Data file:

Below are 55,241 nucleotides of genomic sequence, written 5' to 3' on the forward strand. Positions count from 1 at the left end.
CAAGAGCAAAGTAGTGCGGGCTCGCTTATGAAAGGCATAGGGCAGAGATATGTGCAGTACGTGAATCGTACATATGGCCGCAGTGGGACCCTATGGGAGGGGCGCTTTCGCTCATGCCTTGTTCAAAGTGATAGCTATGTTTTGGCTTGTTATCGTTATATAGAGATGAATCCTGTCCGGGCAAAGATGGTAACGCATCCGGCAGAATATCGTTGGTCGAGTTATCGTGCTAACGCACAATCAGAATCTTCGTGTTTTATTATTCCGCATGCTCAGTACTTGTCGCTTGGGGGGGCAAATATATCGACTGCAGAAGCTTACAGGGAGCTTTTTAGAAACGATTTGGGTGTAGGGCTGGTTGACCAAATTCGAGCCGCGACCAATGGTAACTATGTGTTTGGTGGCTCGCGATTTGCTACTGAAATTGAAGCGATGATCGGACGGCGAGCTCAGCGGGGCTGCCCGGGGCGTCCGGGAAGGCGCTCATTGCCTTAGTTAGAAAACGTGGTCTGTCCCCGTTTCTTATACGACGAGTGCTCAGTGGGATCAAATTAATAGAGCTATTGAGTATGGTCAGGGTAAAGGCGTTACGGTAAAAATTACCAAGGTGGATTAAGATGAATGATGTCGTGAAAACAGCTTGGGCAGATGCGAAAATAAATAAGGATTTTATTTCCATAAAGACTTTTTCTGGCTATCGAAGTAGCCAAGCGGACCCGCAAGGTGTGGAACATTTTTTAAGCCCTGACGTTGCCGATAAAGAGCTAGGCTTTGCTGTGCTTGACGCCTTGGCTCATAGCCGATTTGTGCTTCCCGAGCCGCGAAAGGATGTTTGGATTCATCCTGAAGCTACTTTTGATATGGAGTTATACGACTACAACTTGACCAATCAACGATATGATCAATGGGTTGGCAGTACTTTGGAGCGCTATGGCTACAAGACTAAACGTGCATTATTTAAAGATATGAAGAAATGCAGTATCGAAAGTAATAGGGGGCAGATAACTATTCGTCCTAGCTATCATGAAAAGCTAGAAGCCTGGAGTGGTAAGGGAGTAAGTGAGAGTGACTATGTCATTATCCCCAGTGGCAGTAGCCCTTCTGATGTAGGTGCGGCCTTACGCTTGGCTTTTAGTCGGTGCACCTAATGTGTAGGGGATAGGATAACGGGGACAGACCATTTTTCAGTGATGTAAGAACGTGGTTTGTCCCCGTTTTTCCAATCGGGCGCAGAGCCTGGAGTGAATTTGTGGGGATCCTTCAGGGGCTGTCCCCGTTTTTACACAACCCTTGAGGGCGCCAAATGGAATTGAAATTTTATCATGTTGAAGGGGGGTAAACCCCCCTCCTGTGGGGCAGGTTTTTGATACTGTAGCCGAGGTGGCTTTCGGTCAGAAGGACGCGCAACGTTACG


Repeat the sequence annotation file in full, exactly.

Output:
Below are 55,241 nucleotides of genomic sequence, written 5' to 3' on the forward strand. Positions count from 1 at the left end.
CAAGAGCAAAGTAGTGCGGGCTCGCTTATGAAAGGCATAGGGCAGAGATATGTGCAGTACGTGAATCGTACATATGGCCGCAGTGGGACCCTATGGGAGGGGCGCTTTCGCTCATGCCTTGTTCAAAGTGATAGCTATGTTTTGGCTTGTTATCGTTATATAGAGATGAATCCTGTCCGGGCAAAGATGGTAACGCATCCGGCAGAATATCGTTGGTCGAGTTATCGTGCTAACGCACAATCAGAATCTTCGTGTTTTATTATTCCGCATGCTCAGTACTTGTCGCTTGGGGGGGCAAATATATCGACTGCAGAAGCTTACAGGGAGCTTTTTAGAAACGATTTGGGTGTAGGGCTGGTTGACCAAATTCGAGCCGCGACCAATGGTAACTATGTGTTTGGTGGCTCGCGATTTGCTACTGAAATTGAAGCGATGATCGGACGGCGAGCTCAGCGGGGCTGCCCGGGGCGTCCGGGAAGGCGCTCATTGCCTTAGTTAGAAAACGTGGTCTGTCCCCGTTTCTTATACGACGAGTGCTCAGTGGGATCAAATTAATAGAGCTATTGAGTATGGTCAGGGTAAAGGCGTTACGGTAAAAATTACCAAGGTGGATTAAGATGAATGATGTCGTGAAAACAGCTTGGGCAGATGCGAAAATAAATAAGGATTTTATTTCCATAAAGACTTTTTCTGGCTATCGAAGTAGCCAAGCGGACCCGCAAGGTGTGGAACATTTTTTAAGCCCTGACGTTGCCGATAAAGAGCTAGGCTTTGCTGTGCTTGACGCCTTGGCTCATAGCCGATTTGTGCTTCCCGAGCCGCGAAAGGATGTTTGGATTCATCCTGAAGCTACTTTTGATATGGAGTTATACGACTACAACTTGACCAATCAACGATATGATCAATGGGTTGGCAGTACTTTGGAGCGCTATGGCTACAAGACTAAACGTGCATTATTTAAAGATATGAAGAAATGCAGTATCGAAAGTAATAGGGGGCAGATAACTATTCGTCCTAGCTATCATGAAAAGCTAGAAGCCTGGAGTGGTAAGGGAGTAAGTGAGAGTGACTATGTCATTATCCCCAGTGGCAGTAGCCCTTCTGATGTAGGTGCGGCCTTACGCTTGGCTTTTAGTCGGTGCACCTAATGTGTAGGGGATAGGATAACGGGGACAGACCATTTTTCAGTGATGTAAGAACGTGGTTTGTCCCCGTTTTTCCAATCGGGCGCAGAGCCTGGAGTGAATTTGTGGGGATCCTTCAGGGGCTGTCCCCGTTTTTACACAACCCTTGAGGGCGCCAAATGGAATTGAAATTTTATCATGTTGAAGGGGGGTAAACCCCCCTCCTGTGGGGCAGGTTTTTGATACTGTAGCCGAGGTGGCTTTCGGTCAGAAGGACGCGCAACGTTACG